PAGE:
After many years of shooting and printing, comparing and criticizing my own work, reading tons of published material, participating in industry events and studying the composition and light of master photographers and painters, I got to the point where I can see my subjects just by walking around and pre-visualize my camera output. Before taking my camera to my eye, I have already made all the main decisions on what to shoot and how to do it.
I am an engineer (who reads manuals from cover to cover including the 430 pages of the D3s') and setting up my cameras so that they do what I want is not a big deal.
I like to photograph hand-held and use a tripod only when it's indispensable (after years of running up and down the Green and White Mountains of Vermont and New Hampshire with a 30lb Manfrotto monster).
I strongly appreciate the portability of mirrorless camera systems and, at the same time, the competence and image quality of large and heavy full frame gear.
I have done a lot of different photography but today I mainly shoot landscapes, plants, and old architecture, and do still-life studies in my home DIY small studio. I do some animal photography, especially shore birds (and the birds at my feeders), just because I am often out in Nature. I love to photograph in natural light and heavy weather.
I prefer zoom lenses because they allow me to exactly frame my pictures in-camera (with some room around the perimeter for easier post-processing). I tend to close down my lenses one or two f/stops to shoot as close as possible to the lens sweet spot. I use extreme wide angles very rarely because I don't like what they do to the spatial relationship of different objects in the picture. With wide landscapes, if called for I prefer to shoot a 2 or 3 frame panorama which also increases the resolution of the capture.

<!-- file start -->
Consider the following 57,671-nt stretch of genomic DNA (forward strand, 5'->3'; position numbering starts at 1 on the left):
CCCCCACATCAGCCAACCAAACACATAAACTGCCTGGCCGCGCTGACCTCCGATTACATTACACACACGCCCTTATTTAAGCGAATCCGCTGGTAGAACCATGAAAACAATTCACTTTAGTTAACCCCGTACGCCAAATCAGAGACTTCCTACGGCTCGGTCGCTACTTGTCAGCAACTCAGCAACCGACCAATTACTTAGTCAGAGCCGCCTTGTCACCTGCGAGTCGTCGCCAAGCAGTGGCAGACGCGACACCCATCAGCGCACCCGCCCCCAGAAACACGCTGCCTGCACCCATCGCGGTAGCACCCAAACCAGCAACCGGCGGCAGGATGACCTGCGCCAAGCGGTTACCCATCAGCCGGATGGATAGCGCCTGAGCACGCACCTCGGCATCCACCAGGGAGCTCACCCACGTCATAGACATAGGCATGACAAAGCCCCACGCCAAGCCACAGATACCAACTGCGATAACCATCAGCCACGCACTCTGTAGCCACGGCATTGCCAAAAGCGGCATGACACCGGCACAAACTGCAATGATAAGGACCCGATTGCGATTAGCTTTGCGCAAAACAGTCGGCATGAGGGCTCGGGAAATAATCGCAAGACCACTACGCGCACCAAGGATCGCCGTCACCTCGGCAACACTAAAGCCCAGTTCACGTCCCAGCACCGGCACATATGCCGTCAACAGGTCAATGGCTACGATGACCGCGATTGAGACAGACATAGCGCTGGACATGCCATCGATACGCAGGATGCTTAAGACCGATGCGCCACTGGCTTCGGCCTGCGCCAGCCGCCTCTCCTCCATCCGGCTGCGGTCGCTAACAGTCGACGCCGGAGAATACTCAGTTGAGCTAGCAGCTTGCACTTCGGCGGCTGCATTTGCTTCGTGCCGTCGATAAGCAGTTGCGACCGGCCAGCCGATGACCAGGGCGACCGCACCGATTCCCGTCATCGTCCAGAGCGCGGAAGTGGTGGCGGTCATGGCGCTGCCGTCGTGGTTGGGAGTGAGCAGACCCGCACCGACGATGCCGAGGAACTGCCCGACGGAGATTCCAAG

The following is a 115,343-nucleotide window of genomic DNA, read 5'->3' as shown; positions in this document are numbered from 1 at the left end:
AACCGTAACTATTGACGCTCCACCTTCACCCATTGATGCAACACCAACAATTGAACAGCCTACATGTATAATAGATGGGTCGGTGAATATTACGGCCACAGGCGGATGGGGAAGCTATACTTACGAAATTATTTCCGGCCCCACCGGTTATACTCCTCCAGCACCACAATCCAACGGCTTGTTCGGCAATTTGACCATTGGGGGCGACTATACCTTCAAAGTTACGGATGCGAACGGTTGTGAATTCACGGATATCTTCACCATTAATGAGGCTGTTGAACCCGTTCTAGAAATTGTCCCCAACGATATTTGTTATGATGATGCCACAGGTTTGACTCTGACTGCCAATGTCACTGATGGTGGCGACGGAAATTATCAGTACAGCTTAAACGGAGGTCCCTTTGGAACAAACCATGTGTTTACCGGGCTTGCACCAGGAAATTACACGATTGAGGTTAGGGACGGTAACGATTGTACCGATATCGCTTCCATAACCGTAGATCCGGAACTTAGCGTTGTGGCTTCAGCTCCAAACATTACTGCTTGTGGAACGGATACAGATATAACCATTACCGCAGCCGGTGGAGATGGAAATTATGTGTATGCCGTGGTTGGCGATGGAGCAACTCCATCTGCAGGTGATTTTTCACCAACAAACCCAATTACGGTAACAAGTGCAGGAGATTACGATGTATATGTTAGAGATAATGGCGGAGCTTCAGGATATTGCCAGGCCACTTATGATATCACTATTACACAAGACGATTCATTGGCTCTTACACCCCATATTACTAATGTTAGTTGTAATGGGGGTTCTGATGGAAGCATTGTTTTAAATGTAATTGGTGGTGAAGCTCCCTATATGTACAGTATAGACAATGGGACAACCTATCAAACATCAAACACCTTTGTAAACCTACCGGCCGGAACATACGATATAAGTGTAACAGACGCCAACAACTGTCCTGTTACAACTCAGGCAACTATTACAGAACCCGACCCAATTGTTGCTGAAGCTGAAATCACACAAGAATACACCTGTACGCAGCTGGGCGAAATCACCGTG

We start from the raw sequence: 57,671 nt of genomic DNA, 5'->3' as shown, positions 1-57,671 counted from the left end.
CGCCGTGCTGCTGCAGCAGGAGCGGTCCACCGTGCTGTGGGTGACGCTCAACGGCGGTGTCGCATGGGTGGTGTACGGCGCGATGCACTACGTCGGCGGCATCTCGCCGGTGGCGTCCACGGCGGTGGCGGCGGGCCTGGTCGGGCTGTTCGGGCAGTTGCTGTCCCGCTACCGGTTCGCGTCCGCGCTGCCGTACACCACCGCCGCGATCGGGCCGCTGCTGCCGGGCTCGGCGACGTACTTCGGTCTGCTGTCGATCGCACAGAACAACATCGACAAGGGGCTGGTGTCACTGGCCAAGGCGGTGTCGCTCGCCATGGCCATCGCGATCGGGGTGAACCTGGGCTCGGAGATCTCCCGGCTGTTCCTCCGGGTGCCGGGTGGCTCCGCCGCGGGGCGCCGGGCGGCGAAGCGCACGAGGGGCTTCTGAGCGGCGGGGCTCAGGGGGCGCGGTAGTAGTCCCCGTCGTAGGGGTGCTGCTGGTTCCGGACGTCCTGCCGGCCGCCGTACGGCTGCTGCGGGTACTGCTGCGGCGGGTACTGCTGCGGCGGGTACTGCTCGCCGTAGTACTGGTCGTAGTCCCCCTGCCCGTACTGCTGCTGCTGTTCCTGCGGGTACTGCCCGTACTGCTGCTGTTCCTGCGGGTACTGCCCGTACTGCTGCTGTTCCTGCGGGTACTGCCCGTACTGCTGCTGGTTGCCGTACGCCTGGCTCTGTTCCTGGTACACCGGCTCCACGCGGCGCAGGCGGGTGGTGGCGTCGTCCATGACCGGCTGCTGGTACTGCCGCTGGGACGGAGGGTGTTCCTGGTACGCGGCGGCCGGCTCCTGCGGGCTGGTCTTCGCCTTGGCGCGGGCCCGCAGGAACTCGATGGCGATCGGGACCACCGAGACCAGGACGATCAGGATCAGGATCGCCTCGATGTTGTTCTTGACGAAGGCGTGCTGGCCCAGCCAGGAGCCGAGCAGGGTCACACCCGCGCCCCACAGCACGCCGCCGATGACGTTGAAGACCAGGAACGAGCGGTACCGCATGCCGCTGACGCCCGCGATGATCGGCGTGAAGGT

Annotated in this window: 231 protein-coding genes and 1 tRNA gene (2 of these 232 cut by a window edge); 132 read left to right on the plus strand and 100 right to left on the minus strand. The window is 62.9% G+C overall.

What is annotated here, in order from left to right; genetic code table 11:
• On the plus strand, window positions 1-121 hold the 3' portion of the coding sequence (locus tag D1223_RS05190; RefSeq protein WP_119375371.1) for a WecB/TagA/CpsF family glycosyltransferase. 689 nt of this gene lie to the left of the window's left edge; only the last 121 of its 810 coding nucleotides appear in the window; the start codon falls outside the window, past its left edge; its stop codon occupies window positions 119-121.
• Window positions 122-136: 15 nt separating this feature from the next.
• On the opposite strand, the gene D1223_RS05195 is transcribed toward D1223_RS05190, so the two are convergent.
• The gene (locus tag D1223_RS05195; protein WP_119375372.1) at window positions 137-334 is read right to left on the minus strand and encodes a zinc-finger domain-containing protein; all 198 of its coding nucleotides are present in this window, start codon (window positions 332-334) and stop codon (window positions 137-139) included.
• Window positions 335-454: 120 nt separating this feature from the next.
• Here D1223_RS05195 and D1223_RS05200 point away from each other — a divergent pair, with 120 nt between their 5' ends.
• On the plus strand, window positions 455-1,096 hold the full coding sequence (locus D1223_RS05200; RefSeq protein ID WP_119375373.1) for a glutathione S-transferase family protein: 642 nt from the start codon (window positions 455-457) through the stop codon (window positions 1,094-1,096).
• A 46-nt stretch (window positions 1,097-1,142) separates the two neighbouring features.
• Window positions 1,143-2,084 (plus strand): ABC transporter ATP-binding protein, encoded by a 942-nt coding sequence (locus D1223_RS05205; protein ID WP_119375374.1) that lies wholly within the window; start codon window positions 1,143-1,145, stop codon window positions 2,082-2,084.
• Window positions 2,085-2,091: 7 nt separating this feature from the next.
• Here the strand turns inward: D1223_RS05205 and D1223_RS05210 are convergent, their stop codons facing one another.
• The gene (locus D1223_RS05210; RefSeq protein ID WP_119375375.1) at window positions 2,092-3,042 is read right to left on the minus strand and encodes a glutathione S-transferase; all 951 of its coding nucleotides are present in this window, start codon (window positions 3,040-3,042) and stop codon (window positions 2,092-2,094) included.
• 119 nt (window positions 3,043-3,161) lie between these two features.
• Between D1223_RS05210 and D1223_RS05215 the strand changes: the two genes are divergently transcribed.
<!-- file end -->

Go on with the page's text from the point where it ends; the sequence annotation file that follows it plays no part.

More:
Especially in the Northeast, where the vast and majestic landscapes of the West are missing, I often use a medium length zoom (i.e.: 80-200mm) to isolate the more intimate corners of larger panoramas (the pictures within a picture).
I typically bracket my exposures +-1 f/stop (or more if called for by very high contrast subjects). Bracketing is painless and costs nothing, and provides additional insurance of proper exposure. With very high contrast subjects I also use realistic High Dynamic Range processing. HDR is somewhat controversial but some of my "grade A" pictures would not exist without it.
I built my own in-house still-life stage that allows me to light my subjects from every direction. The photos of back-lit thin flowers are breathtakingly beautiful. The flowers become semi-transparent and the pictures look like watercolor paintings. When I get inspired, I also process pictures of other subjects for a painterly look.